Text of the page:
Wednesday, March 21, 2007

onions, green and spring

Allie (the Kiwi) wrote to say:

I have a friend from LA staying with me at present. This evening she cooked supper, and one recipe included spring onions (or whatever those are called in the US). Anyway, after supper, I was doing the dishes when I noticed the spring onions sitting beside the pig bucket waiting to go out. The green ends had been neatly snipped off, and the white bulb parts left. Now, I use the white bulb parts, and throw out the green tips. Hilarity ensued when we realised we made a good pair and would get far more use out of spring onions as she'd use one half and I'd use the other. Apparently she was told by her mother to never use the white part as it is poisonous. I've no idea why I do not use the green tips, but I know my mother never did - and nor does anyone else I've seen chop onions - so I just followed suit.
Is it a usual thing in the US to not use the white part of these onions, or had my friend (and her mother) got the wrong end of the stick (onion) somewhere?
I grew up not seeing the white bits used either, and whether to use the white bits is a matter of dispute in American cooking, it seems. Better Half grew up using the whole onion, but for the rooty bit at the very bottom. But Allie's observation did lead me to wonder whether we might see the hand of linguistic relativity here.

Linguistic relativity (aka the Whorf Hypothesis, or the Sapir-Whorf hypothesis) is the idea that the language you speak influences how you think. (Hit the link for more details.) Whorf , an American insurance investigator, was inspired to argue for this position based on his experience of how particular phrasings influenced people's behavio(u)r. In particular, he noted that if (AmE) gasoline/(BrE) petrol drums were described as empty, people would treat them as non-dangerous, even though such drums would be filled with very dangerous fumes.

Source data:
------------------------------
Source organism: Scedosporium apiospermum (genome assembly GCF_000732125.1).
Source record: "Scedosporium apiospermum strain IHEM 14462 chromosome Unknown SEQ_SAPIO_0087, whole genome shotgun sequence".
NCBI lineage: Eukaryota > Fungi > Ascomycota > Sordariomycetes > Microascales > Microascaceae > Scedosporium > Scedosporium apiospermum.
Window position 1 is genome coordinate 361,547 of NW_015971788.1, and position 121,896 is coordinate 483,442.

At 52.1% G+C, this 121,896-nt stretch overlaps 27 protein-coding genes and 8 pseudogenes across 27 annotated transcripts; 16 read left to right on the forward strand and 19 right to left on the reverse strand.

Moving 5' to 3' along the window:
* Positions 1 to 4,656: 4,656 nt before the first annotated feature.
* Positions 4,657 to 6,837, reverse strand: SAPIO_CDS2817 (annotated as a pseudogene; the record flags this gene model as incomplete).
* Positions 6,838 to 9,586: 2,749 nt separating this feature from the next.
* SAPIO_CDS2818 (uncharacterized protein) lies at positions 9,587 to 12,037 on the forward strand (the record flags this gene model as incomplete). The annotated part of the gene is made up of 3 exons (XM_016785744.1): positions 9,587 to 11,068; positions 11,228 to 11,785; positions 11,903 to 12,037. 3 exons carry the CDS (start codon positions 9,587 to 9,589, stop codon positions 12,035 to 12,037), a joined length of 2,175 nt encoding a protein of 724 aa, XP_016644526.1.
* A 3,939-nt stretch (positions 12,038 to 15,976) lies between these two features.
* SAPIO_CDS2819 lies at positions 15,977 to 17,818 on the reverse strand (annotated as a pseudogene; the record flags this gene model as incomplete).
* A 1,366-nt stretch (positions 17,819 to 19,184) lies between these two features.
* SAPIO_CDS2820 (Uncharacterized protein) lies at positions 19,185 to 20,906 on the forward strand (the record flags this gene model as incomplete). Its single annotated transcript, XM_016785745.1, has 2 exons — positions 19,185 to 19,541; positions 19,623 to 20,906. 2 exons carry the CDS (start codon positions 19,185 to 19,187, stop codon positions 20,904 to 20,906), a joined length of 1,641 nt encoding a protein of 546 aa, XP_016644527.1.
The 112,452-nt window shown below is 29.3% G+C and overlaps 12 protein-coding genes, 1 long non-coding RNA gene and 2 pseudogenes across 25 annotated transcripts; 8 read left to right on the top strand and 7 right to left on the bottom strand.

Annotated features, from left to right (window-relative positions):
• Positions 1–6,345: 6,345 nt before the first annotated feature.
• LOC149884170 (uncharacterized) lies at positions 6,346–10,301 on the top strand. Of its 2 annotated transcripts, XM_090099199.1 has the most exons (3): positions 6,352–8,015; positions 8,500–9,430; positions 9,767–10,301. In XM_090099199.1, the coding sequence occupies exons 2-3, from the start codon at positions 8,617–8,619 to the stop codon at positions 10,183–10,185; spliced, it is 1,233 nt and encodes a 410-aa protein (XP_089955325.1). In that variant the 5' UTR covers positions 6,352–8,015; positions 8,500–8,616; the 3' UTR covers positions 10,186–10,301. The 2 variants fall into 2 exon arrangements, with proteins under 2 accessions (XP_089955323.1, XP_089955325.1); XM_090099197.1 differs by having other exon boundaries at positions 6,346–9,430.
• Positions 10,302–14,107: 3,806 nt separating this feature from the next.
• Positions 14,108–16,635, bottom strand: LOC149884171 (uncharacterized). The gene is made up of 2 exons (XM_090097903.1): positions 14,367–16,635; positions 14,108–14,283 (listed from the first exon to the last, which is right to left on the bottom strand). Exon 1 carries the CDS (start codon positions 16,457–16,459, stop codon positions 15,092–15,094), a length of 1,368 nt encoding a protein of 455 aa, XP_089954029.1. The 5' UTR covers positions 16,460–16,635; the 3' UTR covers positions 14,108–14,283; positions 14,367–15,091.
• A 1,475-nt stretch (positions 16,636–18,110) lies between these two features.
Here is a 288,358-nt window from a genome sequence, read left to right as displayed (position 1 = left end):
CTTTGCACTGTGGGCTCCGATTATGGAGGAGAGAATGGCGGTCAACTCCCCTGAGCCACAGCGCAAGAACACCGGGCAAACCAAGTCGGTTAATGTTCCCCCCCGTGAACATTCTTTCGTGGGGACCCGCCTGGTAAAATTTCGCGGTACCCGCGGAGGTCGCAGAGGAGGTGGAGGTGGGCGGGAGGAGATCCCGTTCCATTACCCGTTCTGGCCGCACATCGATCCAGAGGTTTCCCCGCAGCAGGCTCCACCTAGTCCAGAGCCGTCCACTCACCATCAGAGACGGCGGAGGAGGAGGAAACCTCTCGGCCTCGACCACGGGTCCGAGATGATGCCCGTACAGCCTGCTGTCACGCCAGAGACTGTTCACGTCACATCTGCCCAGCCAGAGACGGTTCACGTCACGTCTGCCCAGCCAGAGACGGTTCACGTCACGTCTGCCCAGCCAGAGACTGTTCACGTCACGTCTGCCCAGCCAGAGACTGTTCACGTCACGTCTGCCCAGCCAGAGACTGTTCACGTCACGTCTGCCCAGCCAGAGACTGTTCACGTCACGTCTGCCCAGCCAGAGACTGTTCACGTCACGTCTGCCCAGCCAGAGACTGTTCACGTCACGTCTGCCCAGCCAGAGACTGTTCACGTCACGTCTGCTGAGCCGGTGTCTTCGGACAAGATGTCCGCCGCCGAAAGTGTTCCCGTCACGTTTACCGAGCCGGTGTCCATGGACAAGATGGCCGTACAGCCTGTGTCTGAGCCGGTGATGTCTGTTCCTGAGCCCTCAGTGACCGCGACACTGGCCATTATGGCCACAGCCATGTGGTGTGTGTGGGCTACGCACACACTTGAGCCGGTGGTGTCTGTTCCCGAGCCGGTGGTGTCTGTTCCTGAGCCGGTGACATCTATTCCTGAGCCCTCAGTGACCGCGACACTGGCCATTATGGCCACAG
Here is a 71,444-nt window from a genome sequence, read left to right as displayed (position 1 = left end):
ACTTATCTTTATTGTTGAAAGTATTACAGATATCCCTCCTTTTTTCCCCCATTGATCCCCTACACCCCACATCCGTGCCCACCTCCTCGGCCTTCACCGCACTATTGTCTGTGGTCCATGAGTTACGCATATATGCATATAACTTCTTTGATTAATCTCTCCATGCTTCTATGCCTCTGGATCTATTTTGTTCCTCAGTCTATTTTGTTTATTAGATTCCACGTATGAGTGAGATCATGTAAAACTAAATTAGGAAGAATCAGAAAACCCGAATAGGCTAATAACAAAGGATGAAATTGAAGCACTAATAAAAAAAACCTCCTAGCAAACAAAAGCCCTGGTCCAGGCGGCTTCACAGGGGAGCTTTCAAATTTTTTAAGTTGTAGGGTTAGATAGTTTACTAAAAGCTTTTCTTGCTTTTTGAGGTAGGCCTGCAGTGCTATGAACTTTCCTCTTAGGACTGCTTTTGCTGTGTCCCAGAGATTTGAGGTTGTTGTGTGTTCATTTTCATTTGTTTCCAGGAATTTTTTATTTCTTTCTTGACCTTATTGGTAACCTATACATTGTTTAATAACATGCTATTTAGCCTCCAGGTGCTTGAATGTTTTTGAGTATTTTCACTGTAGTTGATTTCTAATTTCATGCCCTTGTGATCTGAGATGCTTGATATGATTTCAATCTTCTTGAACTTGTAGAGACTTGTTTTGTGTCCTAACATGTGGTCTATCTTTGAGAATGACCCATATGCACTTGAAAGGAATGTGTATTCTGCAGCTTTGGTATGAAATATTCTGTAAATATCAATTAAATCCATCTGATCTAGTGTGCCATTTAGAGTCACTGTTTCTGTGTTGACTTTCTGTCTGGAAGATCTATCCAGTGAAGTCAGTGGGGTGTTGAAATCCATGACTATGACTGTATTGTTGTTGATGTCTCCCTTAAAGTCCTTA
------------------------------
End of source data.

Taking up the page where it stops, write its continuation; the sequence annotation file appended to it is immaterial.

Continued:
Now, I don't know if all BrE speakers are like Better Half and use the whole onion (do you?), but the BrE term for this variety is spring onion. In AmE, the most common term is probably green onion, but they are also called scallions. Does the fact that the name of the food includes green inspire users of that name to perceive the edible part as the green part? Hmm...

Incidentally, the 1960s tune 'Green Onions' has been given lyrics by Raymond and the Circle (a performer from 1980s western Massachusetts who no one but me seems to know/remember; until recently I was the only person to have mentioned him on the web). It goes like this:
We're eatin' those green onions
We're eatin' those green onions